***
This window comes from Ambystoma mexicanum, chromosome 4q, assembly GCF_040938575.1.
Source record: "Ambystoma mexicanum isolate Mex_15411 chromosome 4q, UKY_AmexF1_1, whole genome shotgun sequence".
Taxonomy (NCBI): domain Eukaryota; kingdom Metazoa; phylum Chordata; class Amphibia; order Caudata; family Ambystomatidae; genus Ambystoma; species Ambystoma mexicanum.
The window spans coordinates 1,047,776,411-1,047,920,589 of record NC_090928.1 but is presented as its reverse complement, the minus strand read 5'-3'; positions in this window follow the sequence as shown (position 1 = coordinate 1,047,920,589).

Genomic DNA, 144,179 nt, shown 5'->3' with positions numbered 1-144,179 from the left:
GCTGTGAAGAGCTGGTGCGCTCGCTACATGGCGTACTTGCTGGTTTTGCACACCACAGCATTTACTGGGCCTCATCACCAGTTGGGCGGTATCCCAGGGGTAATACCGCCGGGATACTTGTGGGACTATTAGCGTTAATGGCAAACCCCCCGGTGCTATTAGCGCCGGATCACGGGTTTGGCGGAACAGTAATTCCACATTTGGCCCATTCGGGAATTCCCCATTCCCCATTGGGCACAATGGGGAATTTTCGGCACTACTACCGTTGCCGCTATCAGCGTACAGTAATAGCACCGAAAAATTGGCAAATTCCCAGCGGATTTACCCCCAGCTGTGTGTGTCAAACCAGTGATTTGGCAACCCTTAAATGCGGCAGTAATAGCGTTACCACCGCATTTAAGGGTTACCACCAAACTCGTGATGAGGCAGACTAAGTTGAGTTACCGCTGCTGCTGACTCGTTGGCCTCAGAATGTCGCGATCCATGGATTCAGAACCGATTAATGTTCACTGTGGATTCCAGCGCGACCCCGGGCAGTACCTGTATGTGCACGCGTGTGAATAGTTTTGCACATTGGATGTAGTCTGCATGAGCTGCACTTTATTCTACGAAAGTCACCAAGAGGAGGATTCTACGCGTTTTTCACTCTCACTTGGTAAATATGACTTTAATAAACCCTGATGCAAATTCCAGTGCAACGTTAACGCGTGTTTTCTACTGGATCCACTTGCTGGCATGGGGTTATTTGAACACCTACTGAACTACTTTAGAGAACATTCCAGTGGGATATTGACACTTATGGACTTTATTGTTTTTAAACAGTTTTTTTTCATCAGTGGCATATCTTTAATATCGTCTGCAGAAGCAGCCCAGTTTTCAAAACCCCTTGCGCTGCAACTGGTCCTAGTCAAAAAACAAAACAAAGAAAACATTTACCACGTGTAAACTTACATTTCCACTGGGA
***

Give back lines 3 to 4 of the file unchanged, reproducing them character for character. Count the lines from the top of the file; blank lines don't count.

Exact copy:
Taxonomy (NCBI): domain Eukaryota; kingdom Metazoa; phylum Chordata; class Amphibia; order Caudata; family Ambystomatidae; genus Ambystoma; species Ambystoma mexicanum.
The window spans coordinates 1,047,776,411-1,047,920,589 of record NC_090928.1 but is presented as its reverse complement, the minus strand read 5'-3'; positions in this window follow the sequence as shown (position 1 = coordinate 1,047,920,589).